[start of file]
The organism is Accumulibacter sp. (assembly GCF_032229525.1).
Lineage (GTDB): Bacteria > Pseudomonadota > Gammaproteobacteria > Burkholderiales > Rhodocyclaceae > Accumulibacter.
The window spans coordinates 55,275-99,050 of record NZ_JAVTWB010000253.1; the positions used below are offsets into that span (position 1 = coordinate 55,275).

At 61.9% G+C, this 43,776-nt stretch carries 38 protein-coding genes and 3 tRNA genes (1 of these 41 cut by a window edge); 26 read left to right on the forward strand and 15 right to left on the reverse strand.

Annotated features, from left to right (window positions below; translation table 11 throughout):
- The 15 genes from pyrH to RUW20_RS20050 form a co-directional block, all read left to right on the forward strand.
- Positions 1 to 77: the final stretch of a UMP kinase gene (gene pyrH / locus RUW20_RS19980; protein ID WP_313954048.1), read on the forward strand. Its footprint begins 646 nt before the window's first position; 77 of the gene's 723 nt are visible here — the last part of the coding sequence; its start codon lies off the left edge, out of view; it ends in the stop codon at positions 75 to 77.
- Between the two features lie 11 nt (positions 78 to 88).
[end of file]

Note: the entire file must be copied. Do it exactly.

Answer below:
The organism is Accumulibacter sp. (assembly GCF_032229525.1).
Lineage (GTDB): Bacteria > Pseudomonadota > Gammaproteobacteria > Burkholderiales > Rhodocyclaceae > Accumulibacter.
The window spans coordinates 55,275-99,050 of record NZ_JAVTWB010000253.1; the positions used below are offsets into that span (position 1 = coordinate 55,275).

At 61.9% G+C, this 43,776-nt stretch carries 38 protein-coding genes and 3 tRNA genes (1 of these 41 cut by a window edge); 26 read left to right on the forward strand and 15 right to left on the reverse strand.

Annotated features, from left to right (window positions below; translation table 11 throughout):
- The 15 genes from pyrH to RUW20_RS20050 form a co-directional block, all read left to right on the forward strand.
- Positions 1 to 77: the final stretch of a UMP kinase gene (gene pyrH / locus RUW20_RS19980; protein ID WP_313954048.1), read on the forward strand. Its footprint begins 646 nt before the window's first position; 77 of the gene's 723 nt are visible here — the last part of the coding sequence; its start codon lies off the left edge, out of view; it ends in the stop codon at positions 75 to 77.
- Between the two features lie 11 nt (positions 78 to 88).